Frank McCourt

Frank McCourt has been one of my favorite authors since I read Angela’s Ashes years ago. From an impoverished childhood in Ireland, Frank became a schoolteacher in New York City and began his writing career at 65. He went on to win both the Pulitzer Prize and the National Books Critics Circle Award for ‘Angela’s Ashes’.

Grandma Moses

Grandma Moses

Artist Ann Mary Robertson Moses, much better known as Grandma Moses is one of America’s greatest folk art painters, and though she dabbled in art, starting in her 50s, she didn’t become a professional artist until she was in her mid-70s.

Photo source: {{Information |Source=Library of Congress Prints and Photographs Division. New York World-Telegram and the Sun Newspaper Photograph Collection.


 Claire Cook

Another favorite author is Claire Cook. Hher story of writing her first novel in her minivan at 45 while waiting for her daughter to finish swim practice inspired me. By 50, she not only had a best seller, but her second novel had been made into a major motion picture Must Love Dogs, starring Diane Lane and John Cusack. She’s since written more than a dozen additional books, which I have thoroughly enjoyed. You can find Claire’s books on Amazon here.

These are just a few of the many success stories of those who have pursued their dreams beyond their younger years, who refused to believe that they were too old to be a success.  An internet search would bring you dozens, even hundreds more examples of those who found success later in life.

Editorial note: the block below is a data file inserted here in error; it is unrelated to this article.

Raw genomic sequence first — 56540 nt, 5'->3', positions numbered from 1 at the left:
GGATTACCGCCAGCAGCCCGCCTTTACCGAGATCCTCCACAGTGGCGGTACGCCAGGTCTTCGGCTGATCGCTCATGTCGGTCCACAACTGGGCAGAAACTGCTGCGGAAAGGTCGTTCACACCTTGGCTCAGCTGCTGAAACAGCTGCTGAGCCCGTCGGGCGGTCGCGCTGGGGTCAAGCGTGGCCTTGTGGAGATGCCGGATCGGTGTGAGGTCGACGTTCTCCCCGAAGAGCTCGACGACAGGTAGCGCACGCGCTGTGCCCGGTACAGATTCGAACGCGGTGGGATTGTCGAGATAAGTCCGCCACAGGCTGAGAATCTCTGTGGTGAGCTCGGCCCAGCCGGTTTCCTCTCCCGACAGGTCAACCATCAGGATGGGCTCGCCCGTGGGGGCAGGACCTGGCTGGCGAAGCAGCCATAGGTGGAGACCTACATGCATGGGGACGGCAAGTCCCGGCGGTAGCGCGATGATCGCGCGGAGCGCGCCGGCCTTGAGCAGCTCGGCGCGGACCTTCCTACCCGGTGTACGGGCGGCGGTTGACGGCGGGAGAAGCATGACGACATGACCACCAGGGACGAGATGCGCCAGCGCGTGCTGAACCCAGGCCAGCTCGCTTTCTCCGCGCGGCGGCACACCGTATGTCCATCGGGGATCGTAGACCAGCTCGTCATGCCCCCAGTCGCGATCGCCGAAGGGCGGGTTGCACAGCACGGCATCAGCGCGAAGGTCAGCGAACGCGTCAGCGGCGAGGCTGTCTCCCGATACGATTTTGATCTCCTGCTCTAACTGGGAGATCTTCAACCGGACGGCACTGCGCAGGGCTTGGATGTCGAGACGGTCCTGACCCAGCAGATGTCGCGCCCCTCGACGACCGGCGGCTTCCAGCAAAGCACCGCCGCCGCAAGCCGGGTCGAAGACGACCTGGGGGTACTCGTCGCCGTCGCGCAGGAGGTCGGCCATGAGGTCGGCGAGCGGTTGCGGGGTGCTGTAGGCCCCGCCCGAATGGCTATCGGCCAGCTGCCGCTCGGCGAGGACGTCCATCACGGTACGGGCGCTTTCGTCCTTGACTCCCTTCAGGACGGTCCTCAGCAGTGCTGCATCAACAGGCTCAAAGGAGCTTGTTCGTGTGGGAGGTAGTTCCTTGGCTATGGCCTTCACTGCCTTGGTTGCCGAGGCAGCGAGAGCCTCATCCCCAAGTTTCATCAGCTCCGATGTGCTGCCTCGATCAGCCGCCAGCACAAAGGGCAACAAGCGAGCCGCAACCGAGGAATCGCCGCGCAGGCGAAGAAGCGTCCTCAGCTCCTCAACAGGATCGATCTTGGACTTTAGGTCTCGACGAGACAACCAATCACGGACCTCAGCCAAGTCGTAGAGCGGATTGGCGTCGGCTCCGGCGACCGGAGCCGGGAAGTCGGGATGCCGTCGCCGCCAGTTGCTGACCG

you are never too old to set another goal or to dream a new dream. Les Brown

Are you letting your dreams languish? It’s time to dust them off and start going after what you really want in life. You’re never too old to Be a success, so don’t waste any more time thinking your window of opportunity has passed.

What is your big dream? And how can I help you to achieve it? Share in the comments below.

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  1. I love this! I truly believe that age does not matter. I recently read an article where a 104-year-old woman just learned how to read. My big dream was to own my own business and I did accomplish that.
    Now, on to figure out what my new goal will be with volunteering in the near future. I want it to be something I’m really passionate about.

    1. Marie Leslie says:

      I’m kind of in the same place, Lisa. We are starting to look at what we will do in the next phase after my husband completes his corporate career. Too many good years left to just “retire.”

      I can’t wait to hear what you find for volunteering. We are currently helping to run an English as a Second Language program, teaching local immigrants and refugees.

  2. Some of these examples really ring true, especially for those who want to embark on a second (or third) career later in life.

    1. Marie Leslie says:

      I agree, David. Thanks for your comments.